Brand building through storytelling

I’m new to this game myself

I was waiting at the supermarket checkout on a rainy Friday night when the cashier started to lose it. She punched in the wrong price for someone’s microwave popcorn. Then she jabbed at the keys with increasingly desperate confusion while a long line of shoppers muttered and groaned. I thought of the bus I was missing and the sodden walk home I faced in my pointy-toed pumps, schlepping my two bags of groceries. All because this cashier couldn’t work the register! I looked at her. Tears welled in her eyes as she pleaded, “I’m sorry, folks. It’s just that…well, I’m new. This is my first day.”

Somewhere up front, a woman’s voice rang out. “It’s okay, hon. We’re all new sometimes and we all know how it feels.” In fact we’d forgotten—until one person spoke up. As murmurs of support set the line abuzz, I heard myself say, “I’m new at my job, too. Sometimes it’s overwhelming, the stuff I don’t know.”

I had just moved into the Editor’s office at Chatelaine. Unlike the cashier (and the vast majority of working people), I had a capable team to rely on for all of life’s little emergencies. Lost makeup bag? The beauty editor had a treasure box of product samples. Computer acting up? The tech guy was on his way. And so on.

But when it came to engaging the hearts and minds of three million women, I had many mysteries to unravel. I learned the hard way that readers wouldn’t sacrifice recipes for Very Important Stories, that they cringed at models with Kate Moss arms, and that nothing sinks a cover like a terribly clever visual joke understood by no one but its creators. I learned that what appeals to a certain set in downtown Toronto will have readers in Nanaimo and Fredericton rolling their eyes.

The strangers who sent me letters—annoyed or amused, bewildered or enchanted—became as vividly present to me as the shoppers in the checkout line. More so, in fact, because they spoke with such candour. Like the checkout clerk, I was sometimes moved to answer, “Please bear with me.” And they did.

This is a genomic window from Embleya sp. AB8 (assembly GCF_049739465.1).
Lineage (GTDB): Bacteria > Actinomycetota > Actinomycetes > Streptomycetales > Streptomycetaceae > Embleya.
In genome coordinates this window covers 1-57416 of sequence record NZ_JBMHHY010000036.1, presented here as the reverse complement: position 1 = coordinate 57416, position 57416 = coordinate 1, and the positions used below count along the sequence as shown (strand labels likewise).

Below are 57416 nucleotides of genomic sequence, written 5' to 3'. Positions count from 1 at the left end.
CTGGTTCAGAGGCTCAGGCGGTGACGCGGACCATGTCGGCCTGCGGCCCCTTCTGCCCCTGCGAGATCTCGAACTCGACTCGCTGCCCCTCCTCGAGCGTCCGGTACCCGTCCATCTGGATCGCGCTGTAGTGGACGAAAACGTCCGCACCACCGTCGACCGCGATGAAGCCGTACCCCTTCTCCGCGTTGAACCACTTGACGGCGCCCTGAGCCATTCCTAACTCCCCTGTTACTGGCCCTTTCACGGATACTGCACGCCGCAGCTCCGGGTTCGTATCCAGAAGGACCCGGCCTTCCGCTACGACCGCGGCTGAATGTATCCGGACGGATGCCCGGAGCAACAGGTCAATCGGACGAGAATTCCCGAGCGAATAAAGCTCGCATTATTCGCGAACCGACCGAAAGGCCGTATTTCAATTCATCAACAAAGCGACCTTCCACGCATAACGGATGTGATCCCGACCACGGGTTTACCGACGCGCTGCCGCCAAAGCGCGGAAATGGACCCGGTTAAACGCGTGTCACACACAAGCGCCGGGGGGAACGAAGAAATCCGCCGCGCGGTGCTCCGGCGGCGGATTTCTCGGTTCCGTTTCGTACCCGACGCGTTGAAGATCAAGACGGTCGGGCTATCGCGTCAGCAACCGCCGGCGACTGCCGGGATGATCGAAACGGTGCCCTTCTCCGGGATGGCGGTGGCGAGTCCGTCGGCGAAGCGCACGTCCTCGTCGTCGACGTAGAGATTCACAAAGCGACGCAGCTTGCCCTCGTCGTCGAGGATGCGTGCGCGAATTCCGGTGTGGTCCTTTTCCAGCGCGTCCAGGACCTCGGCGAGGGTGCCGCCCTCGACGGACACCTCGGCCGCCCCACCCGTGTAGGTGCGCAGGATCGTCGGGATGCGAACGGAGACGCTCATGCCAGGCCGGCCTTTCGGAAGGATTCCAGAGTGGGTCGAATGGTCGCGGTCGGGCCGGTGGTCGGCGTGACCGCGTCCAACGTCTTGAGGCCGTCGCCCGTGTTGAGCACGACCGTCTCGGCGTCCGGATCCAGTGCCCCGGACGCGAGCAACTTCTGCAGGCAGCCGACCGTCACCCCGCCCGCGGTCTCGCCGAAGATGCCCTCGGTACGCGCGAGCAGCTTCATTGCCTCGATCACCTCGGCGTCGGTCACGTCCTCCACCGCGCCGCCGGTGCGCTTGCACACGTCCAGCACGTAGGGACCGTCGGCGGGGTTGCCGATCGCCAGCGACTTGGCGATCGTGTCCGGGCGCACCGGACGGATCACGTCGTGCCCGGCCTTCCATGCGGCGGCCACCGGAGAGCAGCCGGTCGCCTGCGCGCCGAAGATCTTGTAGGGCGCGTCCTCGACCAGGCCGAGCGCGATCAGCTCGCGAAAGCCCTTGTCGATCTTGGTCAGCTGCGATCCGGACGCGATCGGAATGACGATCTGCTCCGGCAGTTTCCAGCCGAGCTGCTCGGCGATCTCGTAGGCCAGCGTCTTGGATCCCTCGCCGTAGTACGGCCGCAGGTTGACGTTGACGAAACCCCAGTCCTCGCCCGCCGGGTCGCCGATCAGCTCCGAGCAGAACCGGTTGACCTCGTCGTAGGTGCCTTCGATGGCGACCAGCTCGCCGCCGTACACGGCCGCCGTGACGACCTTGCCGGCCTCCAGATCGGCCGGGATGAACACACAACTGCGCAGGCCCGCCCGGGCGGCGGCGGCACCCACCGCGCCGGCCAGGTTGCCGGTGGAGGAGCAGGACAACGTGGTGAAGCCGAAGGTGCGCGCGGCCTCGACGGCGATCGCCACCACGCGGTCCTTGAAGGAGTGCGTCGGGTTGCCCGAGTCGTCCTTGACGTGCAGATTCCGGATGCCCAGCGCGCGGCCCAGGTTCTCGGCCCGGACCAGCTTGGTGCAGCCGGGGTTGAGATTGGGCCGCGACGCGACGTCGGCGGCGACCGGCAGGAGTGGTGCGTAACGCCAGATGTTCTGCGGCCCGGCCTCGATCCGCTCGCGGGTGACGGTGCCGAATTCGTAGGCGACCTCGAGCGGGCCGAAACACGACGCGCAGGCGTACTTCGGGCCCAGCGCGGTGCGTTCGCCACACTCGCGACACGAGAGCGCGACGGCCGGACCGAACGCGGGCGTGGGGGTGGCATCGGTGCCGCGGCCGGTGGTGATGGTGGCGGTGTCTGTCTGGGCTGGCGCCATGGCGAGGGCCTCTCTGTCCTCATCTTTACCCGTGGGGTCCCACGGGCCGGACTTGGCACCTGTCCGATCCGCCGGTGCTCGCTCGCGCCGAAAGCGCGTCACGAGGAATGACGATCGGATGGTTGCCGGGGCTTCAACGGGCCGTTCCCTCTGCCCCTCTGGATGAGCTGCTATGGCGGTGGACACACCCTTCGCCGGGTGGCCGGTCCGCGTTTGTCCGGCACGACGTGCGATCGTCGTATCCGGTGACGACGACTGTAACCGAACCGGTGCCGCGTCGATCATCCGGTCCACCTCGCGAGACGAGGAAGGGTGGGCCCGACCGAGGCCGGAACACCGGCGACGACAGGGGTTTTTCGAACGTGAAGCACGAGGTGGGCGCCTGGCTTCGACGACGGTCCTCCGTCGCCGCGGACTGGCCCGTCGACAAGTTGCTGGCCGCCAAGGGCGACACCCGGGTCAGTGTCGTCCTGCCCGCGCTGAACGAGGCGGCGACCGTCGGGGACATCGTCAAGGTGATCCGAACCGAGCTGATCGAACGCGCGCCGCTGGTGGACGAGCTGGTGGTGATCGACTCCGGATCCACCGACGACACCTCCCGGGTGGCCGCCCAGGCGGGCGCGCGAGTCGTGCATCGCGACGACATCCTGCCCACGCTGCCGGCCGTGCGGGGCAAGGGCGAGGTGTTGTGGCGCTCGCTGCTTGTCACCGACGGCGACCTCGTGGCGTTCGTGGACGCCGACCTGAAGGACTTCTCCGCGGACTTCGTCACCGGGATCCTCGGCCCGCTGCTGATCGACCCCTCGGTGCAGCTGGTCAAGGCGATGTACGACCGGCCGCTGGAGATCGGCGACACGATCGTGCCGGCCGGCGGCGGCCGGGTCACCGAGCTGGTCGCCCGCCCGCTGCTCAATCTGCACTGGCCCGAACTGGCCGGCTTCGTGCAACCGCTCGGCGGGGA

In time I became what is known as “a veteran.” But I missed the tingling, slightly off-balance thrill of being new to my game. So I left and started over as a writer. I had taught other people to write sharply focused stories for magazines, but I didn’t have a clue what it meant to write a book that propels the reader from one chapter to the next. Where to begin?

At least nobody could see me struggle, rewriting one sentence 397 ways. Then again, nobody particularly cared whether I finished this book or not. That’s the humbling difference between creative work and a job, whether checking out groceries or running a magazine.

JuneBlogPhoto2I found a mentor, the late June Callwood, who had written a slew of elegantly crafted books while making this country a better place. She’d been recently diagnosed with terminal cancer when she took me to lunch at a posh restaurant. Over coffee, she gave me a word of advice: “Just pick a place and start. If you find you’re not getting anywhere, pick another place and start over.”

I used to think a mentor tells you what to do. In fact a mentor shows you where your own powers can take you. That’s what June did for me. She encouraged me to keep knocking on the closed doors of my untold story. Between cancer treatments, she sometimes e-mailed me a few lines that always seemed to arrive at just the right moment. I’ve never known a more modest person than June, who might be amazed that I drew such hope from her messages. But as Mother Teresaonce said, “We can do no great things, only small things with great love.”

Roger DaltreyI’m always looking for scraps of wisdom I can use, like a pioneer woman stitching a quilt from scraps of outworn clothes. I keep a file folder stuffed with tearsheets in which other people share their hard-won insights. When writing perplexed me, I liked to reread an interview with Roger Daltrey, lead singer of The Who and a lifelong student of the creative process. He compared making music to “pushing an elephant upstairs, but suddenly that elephant starts to run and it’s that fleeting moment that amazes me.”

That’s exactly how I felt when, after months of starting and restarting the book that became My Mother’s Daughter, the elephant started to run.

June died before she could read my book. Last weekend I spoke to a group of aspiring memoirists at the Humber Writers’ Circle, and I quoted her words to me, along with Roger Daltrey’s. It seemed only fair to admit that while I may be a published author, I’m still new to this game of writing books. And that’s as it should be. I don’t want to be a veteran. I’d rather struggle with that balky elephant, nudging the beast one step at a time to the foot of the stairs. Because one of these days, I’ll hear that improbably glorious thunder of four huge feet bringing down the house.

Posted by Rona

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